Experience wins out in 'Rage'
Our youth-oriented society also applies to mystery fiction in which, with a few exceptions, the average age of most detectives barely reaches 40.
Becky Masterman's “Rage Against the Dying” would be an astounding debut based on the solid plot, the intriguing characters and the pulse-racing, pervasive sense of danger that permeate the story. But Masterman further elevates her first novel by making her heroine Brigid Quinn, a 59-year-old retired FBI agent who put her work above her personal life. Then she became the scapegoat of office politics and bad press after she shot a serial killer who, for that one moment, happened to be unarmed. “Rage Against the Dying” works well as an intense police procedural, a testament in favor of older workers and a tale about learning the true meaning of unconditional love.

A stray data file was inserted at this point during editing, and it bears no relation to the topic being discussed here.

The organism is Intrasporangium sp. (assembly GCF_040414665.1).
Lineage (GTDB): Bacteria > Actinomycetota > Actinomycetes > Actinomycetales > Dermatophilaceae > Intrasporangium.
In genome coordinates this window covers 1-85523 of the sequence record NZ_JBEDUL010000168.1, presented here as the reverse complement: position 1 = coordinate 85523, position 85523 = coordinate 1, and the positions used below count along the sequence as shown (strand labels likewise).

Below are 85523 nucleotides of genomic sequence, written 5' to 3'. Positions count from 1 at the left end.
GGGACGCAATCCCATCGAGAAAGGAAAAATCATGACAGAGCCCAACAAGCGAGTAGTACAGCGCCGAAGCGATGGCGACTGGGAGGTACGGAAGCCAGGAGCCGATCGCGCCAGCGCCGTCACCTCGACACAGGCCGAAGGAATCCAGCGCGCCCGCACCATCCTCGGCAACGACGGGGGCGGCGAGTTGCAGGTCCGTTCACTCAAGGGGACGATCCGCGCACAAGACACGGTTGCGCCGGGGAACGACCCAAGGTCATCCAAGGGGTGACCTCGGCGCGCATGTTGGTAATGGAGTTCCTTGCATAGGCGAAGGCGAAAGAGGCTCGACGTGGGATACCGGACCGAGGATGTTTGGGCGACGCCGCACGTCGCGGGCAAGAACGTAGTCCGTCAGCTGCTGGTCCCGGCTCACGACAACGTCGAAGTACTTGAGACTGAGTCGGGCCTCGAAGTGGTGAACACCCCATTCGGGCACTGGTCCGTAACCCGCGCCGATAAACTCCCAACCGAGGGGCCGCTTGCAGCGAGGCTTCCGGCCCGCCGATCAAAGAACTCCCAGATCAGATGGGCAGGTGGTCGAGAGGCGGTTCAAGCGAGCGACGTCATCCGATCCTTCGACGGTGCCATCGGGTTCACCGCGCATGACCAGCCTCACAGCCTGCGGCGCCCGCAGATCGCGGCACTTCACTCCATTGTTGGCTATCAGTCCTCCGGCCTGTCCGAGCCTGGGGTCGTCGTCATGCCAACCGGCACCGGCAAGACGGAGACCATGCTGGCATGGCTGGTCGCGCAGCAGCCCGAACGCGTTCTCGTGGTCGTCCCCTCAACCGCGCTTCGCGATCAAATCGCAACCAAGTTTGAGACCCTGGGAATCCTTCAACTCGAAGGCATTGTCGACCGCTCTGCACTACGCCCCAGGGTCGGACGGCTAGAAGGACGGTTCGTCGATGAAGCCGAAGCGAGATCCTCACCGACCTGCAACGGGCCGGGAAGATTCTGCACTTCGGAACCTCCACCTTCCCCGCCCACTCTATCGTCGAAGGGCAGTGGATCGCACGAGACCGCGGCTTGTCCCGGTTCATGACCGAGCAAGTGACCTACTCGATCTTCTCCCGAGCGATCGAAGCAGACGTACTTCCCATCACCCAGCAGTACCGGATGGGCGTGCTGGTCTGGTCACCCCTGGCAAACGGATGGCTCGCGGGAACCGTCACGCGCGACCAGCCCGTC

Brigid's 40 years of vigorous training, of hunting serial killers and of knowing first-hand the effects of violence haven't made her an ideal retiree. Knitting is boring, as are book clubs. As for cooking, she's often “discouraged by ingredients like creme fraiche.” But, for the first time, she is married and this newlywed has found happiness with her husband, Carlo DiForenza, a widowed former philosophy professor and ex-priest.
Yet, Brigid has revealed little about her past life. She is convinced that if Carlo knew the depravity she had seen as an FBI agent and the violent choices she had to make that he “couldn't live knowing what I was capable of.”
Brigid is pulled back into her old life when the FBI arrests a trucker who claims to be the Route 66 killer. Brigid was never able to close that case and, during the investigation, a young FBI agent was killed. But the trucker's confession doesn't seem real. Brigid's tactics may have made her supervisors uneasy, but her former FBI colleagues respect her and need her help.
Masterman carefully balances Brigid's lurid past with her carefully constructed new life. Brigid never expected to be married, and Masterman expertly explores how this newlywed, who has closed the door on her emotions, can learn to trust and love another.
Oline H. Cogdill is a staff writer for the Sun Sentinel (Fort Lauderdale, Fla.).
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